Serbia frees 143 Kosovo Albanians
Thousands of Albanians welcomed home 143 of their brethren amidst emotional scenes on Wednesday. They returned to Kosovo after spending almost two years in Serb jails, accused of terrorism during the 1999 war.
Serbia freed the Đakovica group after the supreme court on Monday ordered their release pending a retrial, citing what it claims was faulty procedure in the original trial.
The release could be seen as a further sign that Yugoslavia's new authorities are distancing themselves from the country's turbulent past under Slobodan Milošević.
Western governments had called on Belgrade to release the prisoners, condemning their convictions last year as groundless. "This is a very important step taken by them," said Hans Haekkerup, who heads the U.N. administration in Kosovo.
Sixteen hundred years in jail
The Đakovica group was sentenced last May to prison terms of up to 13 years each, or a total of 1632 years, in what was the biggest mass trial in Yugoslav history. They had been taken to Serbia proper when Yugoslav forces withdrew from Kosovo in June 1999, at the end of NATO's air war to halt Belgrade's repressive policies in the province.
Most of the 2000 or so Kosovo Albanian prisoners taken to Serbia proper at the end of the Kosovo war have now been freed, but Haekkerup said 200 remained behind bars.
Britain urges communication
British Foreign Secretary Robin Cook, on a two day Balkan tour of Kosovo and Montenegro, urged Kosovo's ethnic Albanians on Tuesday to rebuild contacts with Belgrade's new government, instead of focusing on ambitions for independence. He also asked the Albanian majority to commit itself to creating a multi-ethnic, democratic society living under constant international protection.
"It is in the interest of Kosovo that they should have some form of dialogue with Belgrade because...there are so many issues which the two places have in common in economy, trade and transport," Cook said after talks in Prištine with ethnic Albanian and Serb representatives.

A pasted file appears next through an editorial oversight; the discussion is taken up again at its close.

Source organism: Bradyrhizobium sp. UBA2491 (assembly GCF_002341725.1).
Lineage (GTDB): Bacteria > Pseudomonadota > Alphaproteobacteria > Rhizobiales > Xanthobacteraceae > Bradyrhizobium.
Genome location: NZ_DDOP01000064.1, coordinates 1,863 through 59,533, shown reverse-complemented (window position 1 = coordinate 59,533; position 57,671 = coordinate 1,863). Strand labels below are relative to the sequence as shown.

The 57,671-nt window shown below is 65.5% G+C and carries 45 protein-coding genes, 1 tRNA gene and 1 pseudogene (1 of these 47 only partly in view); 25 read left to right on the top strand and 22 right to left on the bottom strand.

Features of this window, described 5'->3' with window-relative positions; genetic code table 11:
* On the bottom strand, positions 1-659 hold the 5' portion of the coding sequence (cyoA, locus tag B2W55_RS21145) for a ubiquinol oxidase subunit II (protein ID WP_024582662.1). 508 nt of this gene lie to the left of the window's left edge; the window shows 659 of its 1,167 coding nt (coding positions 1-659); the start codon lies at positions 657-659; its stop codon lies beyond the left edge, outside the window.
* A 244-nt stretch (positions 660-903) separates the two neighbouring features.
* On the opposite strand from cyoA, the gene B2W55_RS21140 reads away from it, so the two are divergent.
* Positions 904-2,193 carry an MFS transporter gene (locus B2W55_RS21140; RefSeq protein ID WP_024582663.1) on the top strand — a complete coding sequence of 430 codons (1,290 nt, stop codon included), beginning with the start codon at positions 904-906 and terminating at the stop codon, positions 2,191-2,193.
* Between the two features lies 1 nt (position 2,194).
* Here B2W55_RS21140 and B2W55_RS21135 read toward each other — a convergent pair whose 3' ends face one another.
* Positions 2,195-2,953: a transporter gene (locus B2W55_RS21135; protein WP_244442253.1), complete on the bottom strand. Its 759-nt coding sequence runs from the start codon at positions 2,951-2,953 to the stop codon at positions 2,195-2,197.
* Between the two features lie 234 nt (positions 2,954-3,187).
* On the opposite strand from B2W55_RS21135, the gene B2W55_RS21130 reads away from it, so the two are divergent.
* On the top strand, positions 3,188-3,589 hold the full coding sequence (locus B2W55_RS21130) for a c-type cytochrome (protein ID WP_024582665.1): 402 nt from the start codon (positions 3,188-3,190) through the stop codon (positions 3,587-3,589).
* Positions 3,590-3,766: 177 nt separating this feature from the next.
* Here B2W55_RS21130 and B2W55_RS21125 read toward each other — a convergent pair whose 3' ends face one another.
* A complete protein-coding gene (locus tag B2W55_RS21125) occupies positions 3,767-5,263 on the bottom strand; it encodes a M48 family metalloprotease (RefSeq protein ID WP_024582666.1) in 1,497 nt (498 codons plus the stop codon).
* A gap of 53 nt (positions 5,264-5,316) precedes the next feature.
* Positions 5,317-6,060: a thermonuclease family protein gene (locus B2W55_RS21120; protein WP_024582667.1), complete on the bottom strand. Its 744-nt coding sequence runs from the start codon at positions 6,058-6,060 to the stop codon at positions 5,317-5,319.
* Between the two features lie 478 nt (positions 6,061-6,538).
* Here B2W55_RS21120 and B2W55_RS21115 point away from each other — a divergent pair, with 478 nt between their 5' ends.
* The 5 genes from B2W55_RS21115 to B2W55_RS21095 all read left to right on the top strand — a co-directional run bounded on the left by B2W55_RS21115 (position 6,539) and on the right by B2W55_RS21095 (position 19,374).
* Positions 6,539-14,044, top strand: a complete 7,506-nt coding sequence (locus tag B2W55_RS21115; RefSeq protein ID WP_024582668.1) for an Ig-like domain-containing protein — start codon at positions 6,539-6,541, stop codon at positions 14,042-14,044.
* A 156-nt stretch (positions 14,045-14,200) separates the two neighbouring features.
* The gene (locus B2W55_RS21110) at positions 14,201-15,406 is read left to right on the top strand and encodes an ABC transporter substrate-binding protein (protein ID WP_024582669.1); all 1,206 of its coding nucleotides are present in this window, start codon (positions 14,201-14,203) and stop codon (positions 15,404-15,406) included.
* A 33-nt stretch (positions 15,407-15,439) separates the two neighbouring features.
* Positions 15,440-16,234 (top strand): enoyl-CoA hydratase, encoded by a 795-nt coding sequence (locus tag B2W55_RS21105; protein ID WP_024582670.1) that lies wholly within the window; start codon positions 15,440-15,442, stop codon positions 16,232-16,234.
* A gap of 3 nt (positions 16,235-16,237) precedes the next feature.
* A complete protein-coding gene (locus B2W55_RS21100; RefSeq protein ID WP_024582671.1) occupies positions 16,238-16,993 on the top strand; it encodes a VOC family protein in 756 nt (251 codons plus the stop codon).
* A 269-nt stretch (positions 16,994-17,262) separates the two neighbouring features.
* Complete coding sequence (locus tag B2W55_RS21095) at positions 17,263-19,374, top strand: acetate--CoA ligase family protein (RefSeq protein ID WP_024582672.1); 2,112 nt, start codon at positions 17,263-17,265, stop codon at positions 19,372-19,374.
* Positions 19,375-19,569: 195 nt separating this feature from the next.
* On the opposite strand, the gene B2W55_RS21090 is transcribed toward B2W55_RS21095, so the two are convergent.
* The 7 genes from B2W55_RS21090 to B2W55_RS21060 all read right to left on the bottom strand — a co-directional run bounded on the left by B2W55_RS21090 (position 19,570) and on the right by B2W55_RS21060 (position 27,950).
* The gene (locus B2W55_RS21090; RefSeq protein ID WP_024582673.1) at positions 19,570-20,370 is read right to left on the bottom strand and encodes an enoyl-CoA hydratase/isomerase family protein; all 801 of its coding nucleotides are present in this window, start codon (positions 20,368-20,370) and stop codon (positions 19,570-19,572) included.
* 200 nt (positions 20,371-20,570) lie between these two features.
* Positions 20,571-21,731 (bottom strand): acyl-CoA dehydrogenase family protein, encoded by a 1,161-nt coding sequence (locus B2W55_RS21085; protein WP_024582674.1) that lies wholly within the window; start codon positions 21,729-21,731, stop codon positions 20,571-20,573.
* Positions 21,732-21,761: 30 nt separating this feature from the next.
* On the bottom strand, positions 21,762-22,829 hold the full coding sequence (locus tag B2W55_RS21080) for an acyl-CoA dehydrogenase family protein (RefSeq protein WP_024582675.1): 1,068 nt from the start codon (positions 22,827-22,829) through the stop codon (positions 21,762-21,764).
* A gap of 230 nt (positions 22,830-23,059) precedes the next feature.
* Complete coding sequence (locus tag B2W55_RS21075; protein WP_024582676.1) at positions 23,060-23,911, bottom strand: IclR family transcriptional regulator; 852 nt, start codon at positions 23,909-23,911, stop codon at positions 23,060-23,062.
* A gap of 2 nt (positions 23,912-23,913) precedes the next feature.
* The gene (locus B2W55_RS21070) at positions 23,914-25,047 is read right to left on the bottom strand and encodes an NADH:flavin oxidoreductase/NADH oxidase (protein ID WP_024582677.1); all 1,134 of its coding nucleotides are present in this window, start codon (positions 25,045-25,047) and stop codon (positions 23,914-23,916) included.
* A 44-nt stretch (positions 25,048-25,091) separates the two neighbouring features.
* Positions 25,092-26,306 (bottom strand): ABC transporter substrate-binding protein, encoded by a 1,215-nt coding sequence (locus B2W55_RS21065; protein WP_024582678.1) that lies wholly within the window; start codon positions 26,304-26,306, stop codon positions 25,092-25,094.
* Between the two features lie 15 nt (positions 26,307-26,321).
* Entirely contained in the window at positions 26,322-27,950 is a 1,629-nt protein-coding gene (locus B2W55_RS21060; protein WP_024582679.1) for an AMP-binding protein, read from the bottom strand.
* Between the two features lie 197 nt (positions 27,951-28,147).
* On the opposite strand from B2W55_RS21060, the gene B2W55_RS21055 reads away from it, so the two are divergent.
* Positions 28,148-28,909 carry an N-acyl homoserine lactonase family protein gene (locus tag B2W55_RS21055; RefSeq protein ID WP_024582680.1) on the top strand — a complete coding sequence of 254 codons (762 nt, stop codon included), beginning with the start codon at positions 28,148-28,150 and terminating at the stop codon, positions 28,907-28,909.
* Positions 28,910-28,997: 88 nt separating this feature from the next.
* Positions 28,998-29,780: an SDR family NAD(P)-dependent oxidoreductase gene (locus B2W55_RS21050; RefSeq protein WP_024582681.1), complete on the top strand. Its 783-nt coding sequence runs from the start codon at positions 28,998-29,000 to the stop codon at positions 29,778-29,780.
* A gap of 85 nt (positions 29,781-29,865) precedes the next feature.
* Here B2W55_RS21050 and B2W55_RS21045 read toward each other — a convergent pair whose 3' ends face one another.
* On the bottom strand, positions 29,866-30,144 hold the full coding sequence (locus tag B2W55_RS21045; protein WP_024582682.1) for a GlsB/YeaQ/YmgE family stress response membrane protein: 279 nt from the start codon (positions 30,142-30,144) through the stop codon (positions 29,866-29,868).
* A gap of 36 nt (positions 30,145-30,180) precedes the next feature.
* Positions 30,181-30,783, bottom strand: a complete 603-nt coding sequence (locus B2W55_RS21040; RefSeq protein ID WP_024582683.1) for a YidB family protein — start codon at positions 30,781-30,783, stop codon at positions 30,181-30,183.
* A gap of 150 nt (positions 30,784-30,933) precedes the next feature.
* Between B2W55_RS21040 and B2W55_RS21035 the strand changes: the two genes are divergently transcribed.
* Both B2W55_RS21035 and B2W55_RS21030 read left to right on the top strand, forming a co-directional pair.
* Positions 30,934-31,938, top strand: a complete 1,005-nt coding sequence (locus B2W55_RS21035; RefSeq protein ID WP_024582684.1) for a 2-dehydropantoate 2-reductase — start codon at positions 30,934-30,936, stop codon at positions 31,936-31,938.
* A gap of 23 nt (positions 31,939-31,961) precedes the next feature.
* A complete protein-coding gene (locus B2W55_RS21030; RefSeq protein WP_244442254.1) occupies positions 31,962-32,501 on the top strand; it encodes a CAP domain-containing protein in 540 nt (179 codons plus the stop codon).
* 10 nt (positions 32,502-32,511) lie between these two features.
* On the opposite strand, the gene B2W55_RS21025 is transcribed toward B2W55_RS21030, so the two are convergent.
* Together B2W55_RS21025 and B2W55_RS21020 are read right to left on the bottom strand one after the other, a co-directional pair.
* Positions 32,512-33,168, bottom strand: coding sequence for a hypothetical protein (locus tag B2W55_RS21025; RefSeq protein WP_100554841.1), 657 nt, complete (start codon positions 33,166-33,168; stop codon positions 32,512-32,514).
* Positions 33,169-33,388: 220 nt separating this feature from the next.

Cook warned Kosovo's leaders against offering support to Albanian guerrillas who earlier this year attacked security forces in south Serbia's Preševo Valley and in north Macedonia.
Albanian political leader killed
Ismet Raci, ethnic Albanian mayor of the village of Kline in central Kosovo, died from multiple gunshot wounds on Tuesday morning as he left his home, international police said.
Raci, a member of the Democratic League of Kosovo (LDK) political party, headed by Ibrahim Rugova, was found face down on the floor of his apartment building in central Klina.
The murder was the second of a political leader in Rugova's party in the last few months. Rugova's top advisor, Xhemajl Mustafa, was shot in front of his house in Prištine in November.
Hans Haekkerup, head of the UN Interim Administration Mission in Kosovo (UNMIK), expressed shock at the murder. He said, "I am outraged about this killing."
Don't call it a constitution
The Kosovo Interim Administrative Council (IAC) discussed last-minute attachments to the final draft of the document outlining provisional self-government for the province that would be submitted to the Kosovo Transitional Council for an open-ended review, UNMIK reported.
UNMIK head Hans Haekkerup said he would hold a final round of consultations with IAC members and legal experts to "eliminate and compromise" any disagreement before making a final decision on the document.
What is it called?